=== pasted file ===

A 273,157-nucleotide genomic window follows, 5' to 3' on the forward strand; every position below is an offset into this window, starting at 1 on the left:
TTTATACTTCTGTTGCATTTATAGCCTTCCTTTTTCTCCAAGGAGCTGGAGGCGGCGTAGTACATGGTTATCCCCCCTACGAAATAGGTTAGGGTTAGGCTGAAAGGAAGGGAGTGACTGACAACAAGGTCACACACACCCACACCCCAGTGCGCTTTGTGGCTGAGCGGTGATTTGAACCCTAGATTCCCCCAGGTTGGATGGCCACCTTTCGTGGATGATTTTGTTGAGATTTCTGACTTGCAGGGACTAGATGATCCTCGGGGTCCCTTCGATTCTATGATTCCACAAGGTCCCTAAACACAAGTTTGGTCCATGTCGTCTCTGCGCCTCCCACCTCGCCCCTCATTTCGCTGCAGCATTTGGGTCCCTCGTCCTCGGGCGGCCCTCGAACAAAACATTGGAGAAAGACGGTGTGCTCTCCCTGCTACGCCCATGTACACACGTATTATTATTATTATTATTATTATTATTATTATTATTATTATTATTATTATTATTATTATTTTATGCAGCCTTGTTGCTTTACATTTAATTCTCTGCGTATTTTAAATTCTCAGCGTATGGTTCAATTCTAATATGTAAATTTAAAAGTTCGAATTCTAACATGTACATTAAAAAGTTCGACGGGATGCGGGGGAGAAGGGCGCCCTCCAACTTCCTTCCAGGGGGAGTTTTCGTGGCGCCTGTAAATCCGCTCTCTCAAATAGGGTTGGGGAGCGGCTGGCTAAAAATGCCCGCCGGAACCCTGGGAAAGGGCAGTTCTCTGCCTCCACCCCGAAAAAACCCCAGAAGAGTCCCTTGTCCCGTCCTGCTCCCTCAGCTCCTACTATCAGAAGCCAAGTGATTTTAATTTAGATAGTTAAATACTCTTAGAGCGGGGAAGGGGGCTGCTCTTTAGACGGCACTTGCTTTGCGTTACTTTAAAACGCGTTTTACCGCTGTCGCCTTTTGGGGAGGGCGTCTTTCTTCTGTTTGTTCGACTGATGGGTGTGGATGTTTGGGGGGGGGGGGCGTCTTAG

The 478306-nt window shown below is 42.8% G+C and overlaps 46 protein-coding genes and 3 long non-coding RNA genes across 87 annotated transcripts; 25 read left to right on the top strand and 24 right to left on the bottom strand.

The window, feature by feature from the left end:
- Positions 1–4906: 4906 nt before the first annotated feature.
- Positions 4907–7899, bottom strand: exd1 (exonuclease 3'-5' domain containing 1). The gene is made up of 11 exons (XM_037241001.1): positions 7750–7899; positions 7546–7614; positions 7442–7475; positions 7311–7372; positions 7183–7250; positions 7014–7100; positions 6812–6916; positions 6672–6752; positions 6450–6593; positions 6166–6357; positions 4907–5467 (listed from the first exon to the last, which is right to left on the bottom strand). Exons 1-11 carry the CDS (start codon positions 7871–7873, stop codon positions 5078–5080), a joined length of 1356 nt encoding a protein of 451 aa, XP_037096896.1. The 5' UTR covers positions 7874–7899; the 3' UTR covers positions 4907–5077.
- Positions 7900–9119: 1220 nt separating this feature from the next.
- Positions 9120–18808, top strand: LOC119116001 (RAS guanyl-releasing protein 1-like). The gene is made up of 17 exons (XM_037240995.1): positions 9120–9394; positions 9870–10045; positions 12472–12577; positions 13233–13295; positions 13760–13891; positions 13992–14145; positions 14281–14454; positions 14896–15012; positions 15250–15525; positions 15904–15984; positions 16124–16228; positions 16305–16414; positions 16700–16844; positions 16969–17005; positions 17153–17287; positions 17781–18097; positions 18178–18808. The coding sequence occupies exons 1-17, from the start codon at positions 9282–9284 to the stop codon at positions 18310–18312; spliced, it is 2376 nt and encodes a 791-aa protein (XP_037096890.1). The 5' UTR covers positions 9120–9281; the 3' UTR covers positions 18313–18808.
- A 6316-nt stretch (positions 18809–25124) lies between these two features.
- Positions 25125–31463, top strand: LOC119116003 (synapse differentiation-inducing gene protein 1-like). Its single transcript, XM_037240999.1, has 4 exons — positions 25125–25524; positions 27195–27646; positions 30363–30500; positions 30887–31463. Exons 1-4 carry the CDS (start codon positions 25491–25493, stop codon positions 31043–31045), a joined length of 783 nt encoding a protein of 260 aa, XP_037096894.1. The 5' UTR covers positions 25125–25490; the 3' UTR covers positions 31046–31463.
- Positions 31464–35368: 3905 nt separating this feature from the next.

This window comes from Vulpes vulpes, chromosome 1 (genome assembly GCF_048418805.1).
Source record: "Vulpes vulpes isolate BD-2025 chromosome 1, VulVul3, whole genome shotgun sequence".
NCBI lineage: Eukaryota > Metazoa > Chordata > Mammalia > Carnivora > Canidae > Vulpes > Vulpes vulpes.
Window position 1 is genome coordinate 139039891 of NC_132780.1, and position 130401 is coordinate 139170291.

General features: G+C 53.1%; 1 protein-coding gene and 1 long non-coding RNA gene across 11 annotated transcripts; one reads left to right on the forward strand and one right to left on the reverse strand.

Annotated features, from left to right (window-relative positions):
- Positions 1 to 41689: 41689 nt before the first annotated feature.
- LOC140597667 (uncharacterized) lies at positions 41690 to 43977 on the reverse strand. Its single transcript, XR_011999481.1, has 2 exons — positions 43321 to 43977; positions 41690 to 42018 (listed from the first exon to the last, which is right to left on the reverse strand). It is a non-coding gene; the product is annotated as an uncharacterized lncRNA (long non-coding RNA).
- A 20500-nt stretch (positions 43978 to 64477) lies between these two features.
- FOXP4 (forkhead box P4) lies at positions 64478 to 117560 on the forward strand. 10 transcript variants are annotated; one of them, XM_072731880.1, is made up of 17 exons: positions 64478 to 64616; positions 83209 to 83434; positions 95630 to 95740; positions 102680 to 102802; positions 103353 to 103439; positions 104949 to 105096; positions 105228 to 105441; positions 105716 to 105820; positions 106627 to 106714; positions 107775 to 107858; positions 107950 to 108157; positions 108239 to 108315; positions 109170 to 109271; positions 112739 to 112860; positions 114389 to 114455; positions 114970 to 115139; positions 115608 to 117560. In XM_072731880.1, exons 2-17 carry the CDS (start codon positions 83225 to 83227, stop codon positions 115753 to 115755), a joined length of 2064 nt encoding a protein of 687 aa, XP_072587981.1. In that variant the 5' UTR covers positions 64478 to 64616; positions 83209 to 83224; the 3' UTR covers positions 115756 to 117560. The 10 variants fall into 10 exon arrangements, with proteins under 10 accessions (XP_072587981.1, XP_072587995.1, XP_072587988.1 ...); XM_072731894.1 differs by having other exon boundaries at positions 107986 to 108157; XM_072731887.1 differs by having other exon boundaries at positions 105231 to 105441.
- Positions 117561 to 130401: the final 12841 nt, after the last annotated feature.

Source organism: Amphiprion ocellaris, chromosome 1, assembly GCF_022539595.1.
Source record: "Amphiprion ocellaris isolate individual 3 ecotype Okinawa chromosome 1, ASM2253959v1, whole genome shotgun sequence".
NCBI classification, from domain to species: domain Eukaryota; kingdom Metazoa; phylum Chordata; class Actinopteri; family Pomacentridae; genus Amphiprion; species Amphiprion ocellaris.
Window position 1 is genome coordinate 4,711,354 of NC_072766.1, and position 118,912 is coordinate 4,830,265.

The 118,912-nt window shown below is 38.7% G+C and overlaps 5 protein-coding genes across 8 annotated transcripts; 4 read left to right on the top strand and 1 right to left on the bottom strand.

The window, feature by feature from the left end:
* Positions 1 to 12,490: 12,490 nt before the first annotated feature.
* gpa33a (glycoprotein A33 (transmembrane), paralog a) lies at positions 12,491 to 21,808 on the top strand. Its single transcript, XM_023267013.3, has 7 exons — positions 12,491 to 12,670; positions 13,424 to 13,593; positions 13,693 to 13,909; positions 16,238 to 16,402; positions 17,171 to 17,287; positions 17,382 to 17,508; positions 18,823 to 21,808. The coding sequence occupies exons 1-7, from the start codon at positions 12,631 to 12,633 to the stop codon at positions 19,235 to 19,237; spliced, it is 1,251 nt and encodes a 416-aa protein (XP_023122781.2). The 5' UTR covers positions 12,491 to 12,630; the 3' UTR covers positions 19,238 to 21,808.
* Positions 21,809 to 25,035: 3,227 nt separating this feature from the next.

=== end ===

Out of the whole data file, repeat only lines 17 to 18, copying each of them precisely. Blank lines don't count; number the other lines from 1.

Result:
Annotated features, from left to right (window-relative positions):
- Positions 1 to 41689: 41689 nt before the first annotated feature.